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Michael C. Lewis, : A/K/A "Sweet-El v. United States of America

UNITED STATES DISTRICT COURT SOUTHERN DISTRICT OF NEW YORK


February 3, 2012

MICHAEL C. LEWIS, : A/K/A "SWEET-EL," PETITIONER,
v.
UNITED STATES OF AMERICA,
RESPONDENT.

The opinion of the court was delivered by: Honorable Paul A. Crotty, United States District Judge:

USDC SDNY DOCUMENT

ELECTRONICALLY FILED

DOC #:

OPINION & ORDER

On or around March 17, 2010, pro se Petitioner Michael Corey Lewis ("Lewis") moved to be released from custody, arguing that the Court lacked jurisdiction over his case because he is a Moorish American National. The Court liberally construes Lewis's motion as one to vacate his sentence, pursuant to 28 U.S.C. § 2255. For the following reasons, Lewis's petition is DENIED.

BACKGROUND

On March 16, 2006, Lewis was charged in a one-count indictment with being a felon in possession of a handgun, in violation of 18 U.S.C. § 922(g)(1). (See No. 06 Cr. 245, Dkt. Nos. 1-7). On November 1, 2006, after numerous pre-trial proceedings, Lewis appeared pro se for trial, with the aid of standby counsel. Following jury selection, Lewis pled guilty. (Gov't Opp. Ex. B, Tr. 28:2-28:25).

On March 19, 2007, Lewis moved to withdraw his guilty plea. The Court denied Lewis's motion on March 30, 2007, finding that Lewis's plea was made knowingly and voluntarily. (Id. Ex. C, 7.) On December 4, 2007, the Court sentenced Lewis to 96 months' imprisonment. (Id. Ex. E.) During the sentencing proceeding, the Court notified Lewis of his right to appeal, and that he "must take an appeal within ten days." (See id. Ex. G.)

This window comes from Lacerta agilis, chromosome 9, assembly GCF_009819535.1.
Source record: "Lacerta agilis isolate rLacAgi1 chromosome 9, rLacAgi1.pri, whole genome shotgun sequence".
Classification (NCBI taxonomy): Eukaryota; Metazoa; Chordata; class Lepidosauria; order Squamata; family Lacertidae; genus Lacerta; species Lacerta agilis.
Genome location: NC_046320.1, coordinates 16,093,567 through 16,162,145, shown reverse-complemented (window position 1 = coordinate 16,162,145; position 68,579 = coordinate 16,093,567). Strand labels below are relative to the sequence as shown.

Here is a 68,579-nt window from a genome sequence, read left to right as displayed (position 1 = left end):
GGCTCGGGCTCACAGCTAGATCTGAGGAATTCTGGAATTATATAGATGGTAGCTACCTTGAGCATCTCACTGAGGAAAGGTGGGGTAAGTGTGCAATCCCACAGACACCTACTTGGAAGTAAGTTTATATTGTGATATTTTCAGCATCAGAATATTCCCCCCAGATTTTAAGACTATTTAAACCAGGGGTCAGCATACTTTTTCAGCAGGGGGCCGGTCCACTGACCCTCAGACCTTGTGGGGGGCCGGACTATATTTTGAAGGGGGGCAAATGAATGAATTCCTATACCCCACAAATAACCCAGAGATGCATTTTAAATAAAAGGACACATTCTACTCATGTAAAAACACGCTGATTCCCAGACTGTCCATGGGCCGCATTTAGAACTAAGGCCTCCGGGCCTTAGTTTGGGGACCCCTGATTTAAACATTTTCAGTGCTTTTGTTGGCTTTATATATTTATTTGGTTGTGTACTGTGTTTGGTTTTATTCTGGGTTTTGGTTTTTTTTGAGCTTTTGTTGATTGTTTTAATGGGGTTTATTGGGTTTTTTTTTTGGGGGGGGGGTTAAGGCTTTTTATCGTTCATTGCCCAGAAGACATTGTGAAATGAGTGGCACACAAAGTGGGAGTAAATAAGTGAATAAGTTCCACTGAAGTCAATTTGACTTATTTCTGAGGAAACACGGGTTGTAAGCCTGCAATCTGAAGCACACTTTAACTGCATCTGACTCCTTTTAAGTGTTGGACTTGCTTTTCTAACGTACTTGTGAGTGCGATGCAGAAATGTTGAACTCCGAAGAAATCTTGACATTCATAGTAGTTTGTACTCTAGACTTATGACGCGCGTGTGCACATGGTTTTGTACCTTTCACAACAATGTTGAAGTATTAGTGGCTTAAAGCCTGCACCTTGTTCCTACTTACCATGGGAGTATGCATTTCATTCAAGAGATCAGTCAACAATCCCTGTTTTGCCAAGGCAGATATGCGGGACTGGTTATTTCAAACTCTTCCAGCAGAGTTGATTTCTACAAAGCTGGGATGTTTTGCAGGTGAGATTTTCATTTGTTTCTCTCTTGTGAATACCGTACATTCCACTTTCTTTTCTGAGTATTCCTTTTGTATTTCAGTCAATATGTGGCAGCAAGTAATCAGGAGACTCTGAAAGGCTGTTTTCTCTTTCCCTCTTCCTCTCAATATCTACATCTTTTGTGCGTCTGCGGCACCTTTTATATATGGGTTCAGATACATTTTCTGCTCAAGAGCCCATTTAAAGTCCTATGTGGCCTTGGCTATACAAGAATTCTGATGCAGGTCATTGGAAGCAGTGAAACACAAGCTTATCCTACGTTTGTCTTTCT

On January 8, 2008, Lewis filed an untimely notice of appeal. (Id. Ex. F.) This Court, pursuant to United States v. Batista, 22 F.3d 492, 493 (2d Cir. 1994), treated Lewis's notice of appeal as a request for an extension of time to appeal under Federal Rule of Appellate Procedure 4(b)(4). (Id. Ex. G.) On April 7, 2008, the Court denied Lewis's request, finding Lewis had now shown "good cause" or "excusable neglect" for his delayed filing. (Id.) On June 11, 2008, the Government moved to dismiss Lewis's appeal with the Second Circuit as untimely. (Id. Ex. H.) On July 30, 2008, the Second Circuit granted the Government's motion and dismissed Lewis's appeal for lack of jurisdiction. (Id. Ex. I.)*fn1

On March 17, 2010, Lewis filed the instant motion, which Lewis dated December 28, 2009, seeking release from custody because the Court did not have jurisdiction over Lewis's case. (See id. Ex. J.)*fn2 On June 2, 2010, Lewis filed additional materials raising the same arguments. (See id. Ex. K.)

The Government opposes Lewis's motion, arguing, inter alia, that Lewis's motion is time-barred.

DISCUSSION

1.The Statutory Limitations Period for § 2255 Motions Has Expired

A one-year statute of limitations applies to all motions brought pursuant to § 2255. See 28 U.S.C. § 2255(f). "[F]or purposes of § 2255 motions, an unappealed federal criminal judgment becomes final when the time for filing a direct appeal expires." Moshier v. United States, 402 F.3d 116, 118 (2d Cir. 2005). While the Second Circuit has not explicitly addressed the issue, courts have applied this rule-that the judgment becomes final when the time for filing a direct appeal expires-even where the failure to file a direct appeal was due to an untimely notice of appeal. See United States v. Plascencia, 537 F.3d 385, 388 (5th Cir. 2008).

Lewis's motion is untimely under any possible computation. Lewis was sentenced on December 4, 2007. Excluding weekends, Lewis had until December 18, 2007 to file notice of an appeal.*fn3 Lewis did not file a notice of appeal by this date and, therefore, his judgment became final. Lewis then had


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